This story was first published on 24 January 2019. It is now updated with the latest information on travelling to Spain under the Vaccinated Travel Lane (VTL).


Thanks to high vaccination rates across Spain, the country has been included in Singapore’s vaccinated travel lane (VTL) scheme, among countries like Germany and England. Travellers from Singapore will be able to enter Spain without taking a swab test and are also exempted from providing a vaccination certificate. No quarantine needed upon arrival!

What this means is that it’s prime time to visit the beautiful city of Madrid, known to be home to time-honoured customs like Flamenco and bullfighting. But in reality, the Spanish capital is so much more than that. With the passage of time, Madrid has grown to include all the hallmarks of a modern metropolis, mixed seamlessly with the old-world grandeur of her Spanish roots.

Its people — known locally as Madrileños — have changed, too. Just wander along the streets and you’ll notice many Madrileños spending time hanging out in the city’s open plazas soaking up the sun, dancing outdoors, or attending live concerts and theatre. Restrictions in the Spanish capital have been all but lifted, and life is slowly returning to normal in this city. 

Indeed, Madrid is officially a safe travel destination teeming with fun tourist places to visit, culinary experiences to delight your senses, and unforgettable nights spent dancing on the streets till the wee hours. Here are four neighbourhoods (or barrios as they’re known locally) to show you why. What are you waiting for? Pack your bags and get going!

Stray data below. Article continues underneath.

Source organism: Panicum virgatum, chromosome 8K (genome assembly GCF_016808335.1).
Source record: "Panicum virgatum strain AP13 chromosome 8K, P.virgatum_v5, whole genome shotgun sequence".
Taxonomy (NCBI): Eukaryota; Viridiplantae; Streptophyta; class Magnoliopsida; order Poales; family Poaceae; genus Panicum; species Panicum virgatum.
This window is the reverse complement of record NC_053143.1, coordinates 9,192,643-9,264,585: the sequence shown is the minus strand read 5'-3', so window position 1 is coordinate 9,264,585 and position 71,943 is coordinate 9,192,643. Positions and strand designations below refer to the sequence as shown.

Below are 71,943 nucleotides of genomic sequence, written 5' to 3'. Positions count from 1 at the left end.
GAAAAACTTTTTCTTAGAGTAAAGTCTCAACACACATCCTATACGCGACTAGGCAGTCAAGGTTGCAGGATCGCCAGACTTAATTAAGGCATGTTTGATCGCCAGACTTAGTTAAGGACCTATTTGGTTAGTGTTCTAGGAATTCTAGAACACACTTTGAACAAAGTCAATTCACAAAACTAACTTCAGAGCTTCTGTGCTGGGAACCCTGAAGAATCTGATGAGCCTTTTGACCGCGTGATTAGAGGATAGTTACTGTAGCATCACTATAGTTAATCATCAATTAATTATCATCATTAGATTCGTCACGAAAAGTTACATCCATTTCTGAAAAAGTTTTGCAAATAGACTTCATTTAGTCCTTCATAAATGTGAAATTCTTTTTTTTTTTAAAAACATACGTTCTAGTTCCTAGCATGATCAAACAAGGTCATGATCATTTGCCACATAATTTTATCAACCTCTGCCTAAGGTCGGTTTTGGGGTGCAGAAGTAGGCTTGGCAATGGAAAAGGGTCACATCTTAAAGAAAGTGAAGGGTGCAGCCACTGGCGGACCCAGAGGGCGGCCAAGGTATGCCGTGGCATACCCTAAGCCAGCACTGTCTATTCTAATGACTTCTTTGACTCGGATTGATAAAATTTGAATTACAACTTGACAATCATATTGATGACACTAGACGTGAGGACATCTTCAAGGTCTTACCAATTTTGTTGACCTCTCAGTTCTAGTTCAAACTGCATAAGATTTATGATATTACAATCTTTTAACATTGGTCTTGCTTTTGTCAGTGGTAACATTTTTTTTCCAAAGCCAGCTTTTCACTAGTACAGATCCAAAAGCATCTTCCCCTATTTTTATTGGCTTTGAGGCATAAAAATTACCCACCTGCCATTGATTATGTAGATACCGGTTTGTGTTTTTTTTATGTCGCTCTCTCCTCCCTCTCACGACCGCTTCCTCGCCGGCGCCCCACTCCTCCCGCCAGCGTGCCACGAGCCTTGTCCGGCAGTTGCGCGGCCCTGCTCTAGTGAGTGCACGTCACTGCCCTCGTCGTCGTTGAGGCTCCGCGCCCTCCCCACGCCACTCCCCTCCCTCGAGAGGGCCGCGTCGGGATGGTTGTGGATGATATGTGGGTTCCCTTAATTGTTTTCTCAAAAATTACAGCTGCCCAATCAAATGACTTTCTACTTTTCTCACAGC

exploring spain real casa de correos on vtl exploring spain real casa de correos on vtl

Madrileños usher in the New Year by eating 12 grapes to the 12 midnight chimes struck by the clock tower of the Real Case de Correos (Royal house of the Post Office above, above, right)

1. Sol

Get a taste of Spain

Puerta del Sol, a city square right in the heart of Madrid, is rich in historical significance both for Madrileños and all Spaniards. Wander around the open plaza and you’ll spot several monuments which will give you a peek into the capital’s history.

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The Kilometre Zero mark was first placed in the grounds of Puerta del Sol in 1950 and replaced in 2002 and 2009 when the square underwent renovations.

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The iconic ‘El Oso y el Madroño statue, also called the bear and the strawberry tree, has an interesting backstory. Be sure to ask locals for their account!

Look out for the Kilometre Zero mark, a metal plaque on the ground outside the clock tower of the old Post Office building, the Real Casa de Correos. This plaque marks the official starting point of Spain’s six national roads: the A-1 to A-6. The ’El Oso y el Madroño, the bear and the strawberry tree, is another iconic monument situated at the open plaza. It is the symbol of the capital of Spain and the coat of arms for Madrid.

Also situated within Sol is Plaza Mayor, Madrid’s grand central square where eye-catching architecture and vibrant street activity breathe life into a location built in the late 1500s. Don’t be surprised to see folks roaming around without masks — they aren’t needed if you’re walking down the street and can maintain adequate social distancing. However, feel free to don your masks if that makes you feel safer! Come December, the main square hosts the Plaza Mayor Market, which makes a return this year to celebrate the festive season with 104 stalls offering all things Christmas-related.

Sol is one of the reasons why Madrid is also referred to as the culinary capital of the country. So, be bold and step into any bar or restaurant around the Plaza to make your own tasty discovery. For a true taste of Madrid, you should sample the Bocadillo de Calamares, a local speciality made of fresh bread rolls filled with squid rings deep-fried in olive oil.